As head of sales and marketing at Aphria Inc. (TSX: APHA) (Nasdaq: APHA), Bernie Yeung is tasked with convincing consumers to buy his company’s brands over hundreds of others.
With a strong legacy market, picky customers and more producers entering Canada’s hyper-competitive cannabis market each week, carving out a bigger slice of the pie is no cake walk.
Unlike many of its peers, Aphria is a large company in the weed space that’s managed to grow sustainably. In January, the firm posted record revenues, but the majority of growth came from its European pharmaceutical business.
Its net cannabis revenues increased just 7 per cent. In the cutthroat sector, any growth at all feels like a win, but with a market cap of nearly $6.5 billion, analysts except Aphria to capture more market share at home.
With over a decade of experience marketing for large food and beverage firms, Yeung reflects the evolution of his company and a paradigm shift of the industry at large to international consumer packaged goods.
In the following interview, he shares his views on battling price compression, identifying regional idiosyncrasies and how he’s preparing for the looming merger deal with rival Tilray Inc. (Nasdaq: TLRY) to become the world’s biggest weed firm.
Interview text has been edited for length and clarity.
Given that 2.0 products have now had a full year to settle in, do you think we’re looking at a somewhat stable market now when it comes to segmentation by category?
Yeah, I would say the category segmentation in terms of the categories are relatively in the right position. The biggest changes that I’m
seeing, as we look at the categories, whether it’s 1.0 or 2.0 is really around price compression.
We know the illicit market has particular products. I’ve always been a big cannabis consumer and I can tell you, the way the market is going, it really has producers trying to find the right value proposition for the brands.
For example, I’m a believer of having the right price-value equation and value exchange for consumers. But I don’t believe in being on the bottom. However, a lot of that is happening.
There are a lot of things that are shifting all of the segments to the left. For example, if a price point for vapes on average was $37 in the market, the average price is going down to $30.
Given how tight margins are, how do you keep adjusting and staying on your toes when it comes to price compression?
When margins continue to shrink, you need to look at different ways to reduce cost. The first thing I would say that we personally don’t do and what will not change is product quality.
What goes into our vapes? Distillate botanical terpenes. For those products, they’re full spectrum and they’ll stay full spectrum.
We don’t use cutting agents; we’ll never use cutting agents. I’m a stickler for the quality of the cartridge itself. That’s critical because it’s the consumer experience.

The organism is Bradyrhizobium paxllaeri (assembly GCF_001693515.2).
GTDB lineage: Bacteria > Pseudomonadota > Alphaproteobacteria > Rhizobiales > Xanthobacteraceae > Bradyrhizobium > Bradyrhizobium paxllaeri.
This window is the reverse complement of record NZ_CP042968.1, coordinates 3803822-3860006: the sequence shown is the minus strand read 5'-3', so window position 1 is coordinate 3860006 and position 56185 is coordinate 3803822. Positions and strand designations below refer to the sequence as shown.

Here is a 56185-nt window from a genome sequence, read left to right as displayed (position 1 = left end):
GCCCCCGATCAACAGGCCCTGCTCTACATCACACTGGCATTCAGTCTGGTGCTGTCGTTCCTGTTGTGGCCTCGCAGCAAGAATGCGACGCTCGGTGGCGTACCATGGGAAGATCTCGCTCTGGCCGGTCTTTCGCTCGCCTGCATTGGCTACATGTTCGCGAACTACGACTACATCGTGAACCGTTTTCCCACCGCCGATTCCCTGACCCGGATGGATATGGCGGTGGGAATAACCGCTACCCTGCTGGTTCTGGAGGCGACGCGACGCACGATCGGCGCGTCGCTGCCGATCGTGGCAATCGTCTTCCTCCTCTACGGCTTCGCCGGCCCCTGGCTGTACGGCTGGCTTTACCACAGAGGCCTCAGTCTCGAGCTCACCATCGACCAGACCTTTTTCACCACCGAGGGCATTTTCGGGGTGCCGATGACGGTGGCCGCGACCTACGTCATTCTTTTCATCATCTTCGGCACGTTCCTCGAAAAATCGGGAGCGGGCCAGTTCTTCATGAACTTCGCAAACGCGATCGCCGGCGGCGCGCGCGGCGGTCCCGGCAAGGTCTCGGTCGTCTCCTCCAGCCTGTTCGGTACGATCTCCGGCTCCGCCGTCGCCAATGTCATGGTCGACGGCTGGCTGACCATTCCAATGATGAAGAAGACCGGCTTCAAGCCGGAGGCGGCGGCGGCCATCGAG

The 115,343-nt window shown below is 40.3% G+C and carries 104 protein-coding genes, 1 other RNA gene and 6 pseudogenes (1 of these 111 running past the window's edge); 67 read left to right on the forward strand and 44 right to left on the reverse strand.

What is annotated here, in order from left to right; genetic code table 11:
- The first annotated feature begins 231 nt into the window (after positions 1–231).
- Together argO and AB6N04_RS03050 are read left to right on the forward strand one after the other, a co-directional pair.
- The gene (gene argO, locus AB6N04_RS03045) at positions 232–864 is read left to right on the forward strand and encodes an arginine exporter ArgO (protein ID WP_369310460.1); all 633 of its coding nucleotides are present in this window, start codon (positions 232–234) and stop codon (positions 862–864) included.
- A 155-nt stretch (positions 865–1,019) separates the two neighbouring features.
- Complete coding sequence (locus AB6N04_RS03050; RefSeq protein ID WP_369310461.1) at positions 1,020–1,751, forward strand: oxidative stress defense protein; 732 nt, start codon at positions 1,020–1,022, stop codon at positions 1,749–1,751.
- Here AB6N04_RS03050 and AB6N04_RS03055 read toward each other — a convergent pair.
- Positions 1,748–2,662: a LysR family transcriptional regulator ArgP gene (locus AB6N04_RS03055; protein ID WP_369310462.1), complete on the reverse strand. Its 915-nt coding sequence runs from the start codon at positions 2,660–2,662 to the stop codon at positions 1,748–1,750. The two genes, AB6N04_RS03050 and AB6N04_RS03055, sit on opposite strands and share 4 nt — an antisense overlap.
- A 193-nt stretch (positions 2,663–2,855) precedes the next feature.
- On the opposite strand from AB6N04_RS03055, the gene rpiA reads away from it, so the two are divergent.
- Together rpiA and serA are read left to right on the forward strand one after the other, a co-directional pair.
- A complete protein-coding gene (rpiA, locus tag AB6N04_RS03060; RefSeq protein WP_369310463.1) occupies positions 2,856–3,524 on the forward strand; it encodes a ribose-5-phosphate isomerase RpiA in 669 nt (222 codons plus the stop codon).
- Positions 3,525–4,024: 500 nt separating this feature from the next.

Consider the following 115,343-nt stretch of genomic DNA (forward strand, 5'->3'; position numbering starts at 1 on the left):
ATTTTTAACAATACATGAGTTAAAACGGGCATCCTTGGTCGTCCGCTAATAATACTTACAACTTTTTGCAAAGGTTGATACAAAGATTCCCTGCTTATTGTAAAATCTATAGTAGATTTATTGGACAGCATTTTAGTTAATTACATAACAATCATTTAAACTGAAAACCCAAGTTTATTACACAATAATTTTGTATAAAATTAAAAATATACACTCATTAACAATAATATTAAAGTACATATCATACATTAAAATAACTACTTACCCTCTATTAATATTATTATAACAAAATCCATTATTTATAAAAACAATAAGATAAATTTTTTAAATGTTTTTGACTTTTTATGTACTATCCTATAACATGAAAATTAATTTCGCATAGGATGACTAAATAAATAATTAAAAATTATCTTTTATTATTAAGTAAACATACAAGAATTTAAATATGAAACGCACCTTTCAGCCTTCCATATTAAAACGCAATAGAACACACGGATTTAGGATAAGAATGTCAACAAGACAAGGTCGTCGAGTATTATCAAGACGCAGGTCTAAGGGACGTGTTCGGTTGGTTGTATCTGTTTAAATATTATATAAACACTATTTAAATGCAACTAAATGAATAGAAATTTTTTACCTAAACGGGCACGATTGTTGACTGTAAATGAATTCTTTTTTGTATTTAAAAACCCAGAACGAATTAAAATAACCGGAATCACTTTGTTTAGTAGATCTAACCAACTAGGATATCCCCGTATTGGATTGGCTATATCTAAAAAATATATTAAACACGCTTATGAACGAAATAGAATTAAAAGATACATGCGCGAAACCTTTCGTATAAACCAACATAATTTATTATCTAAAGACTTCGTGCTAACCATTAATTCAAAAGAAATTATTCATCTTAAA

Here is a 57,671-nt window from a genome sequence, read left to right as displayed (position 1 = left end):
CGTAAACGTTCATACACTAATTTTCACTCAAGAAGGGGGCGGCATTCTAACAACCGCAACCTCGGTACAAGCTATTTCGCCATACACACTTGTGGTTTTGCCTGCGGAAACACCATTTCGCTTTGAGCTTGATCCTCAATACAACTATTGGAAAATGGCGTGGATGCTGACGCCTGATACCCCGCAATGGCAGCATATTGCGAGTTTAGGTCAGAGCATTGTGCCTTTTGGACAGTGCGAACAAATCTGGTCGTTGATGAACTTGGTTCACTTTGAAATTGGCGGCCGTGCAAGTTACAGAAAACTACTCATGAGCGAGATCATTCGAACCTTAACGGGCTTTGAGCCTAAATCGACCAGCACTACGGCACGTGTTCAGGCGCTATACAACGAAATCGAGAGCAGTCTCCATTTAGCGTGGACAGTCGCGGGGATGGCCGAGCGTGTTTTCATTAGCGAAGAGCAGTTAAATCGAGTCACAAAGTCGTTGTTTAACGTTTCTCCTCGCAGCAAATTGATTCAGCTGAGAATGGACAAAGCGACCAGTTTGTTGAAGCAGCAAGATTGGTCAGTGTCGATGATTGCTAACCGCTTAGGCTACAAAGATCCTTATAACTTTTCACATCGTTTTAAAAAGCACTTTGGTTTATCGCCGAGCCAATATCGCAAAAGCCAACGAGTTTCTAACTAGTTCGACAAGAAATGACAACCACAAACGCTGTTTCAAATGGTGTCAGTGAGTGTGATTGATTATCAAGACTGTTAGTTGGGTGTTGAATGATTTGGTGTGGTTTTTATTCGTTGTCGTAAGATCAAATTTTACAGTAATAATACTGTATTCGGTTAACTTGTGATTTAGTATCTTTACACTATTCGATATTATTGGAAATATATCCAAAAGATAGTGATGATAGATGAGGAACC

So, where you have to really reduce cost is in packaging: whether it’s the box or the tube, finding efficiencies as you look to reduce costs with buying in volume and scale. We look at all aspects of the packaging that we can trim some cost on, but in terms of the final product the consumer consumes, that’s the piece that we believe at Aphria has to stay whole and will always stay whole.
So do you have any numbers on your individual branded products you can share?
From a high level, the Good Supply brand is the number one vape in the country. Depending on the province, we’re typically between the high 18, 19 to 22 per cent of the entire vape category.
Broken Coast being a full spectrum offering, strain-specific — that continues to be a focus. For Good Supply, balancing flavor with the appropriate kind of cannabis balance of those notes is critical. We have those and we have Solei, Riff and Bingo.
As we look at our category segments I would say on the flower side as well we continue — depending on which segment you look — to be a market leader in dry flower, which represents 60 per cent of all cannabis retail sales today.
From province to province, could you comment on where you see idiosyncrasies and how you’ve shifted your strategy to meet those over time?
You’re based out of Vancouver. If you were to look at a particular category, like vapes, there’s a 20 per cent vape tax in B.C. So that is obviously something that impacts the conversion of consumers from the illicit market to the legal market.
But each province behaves very differently. Let me give you an example from west to east.
B.C. is very focused on lower price products. That stuff typically moves the volume. However, that consumer is a very knowledgeable cannabis connoisseur: they understand strains, they understand potency, they understand terpene profile, they understand certain product characteristics that differentiate.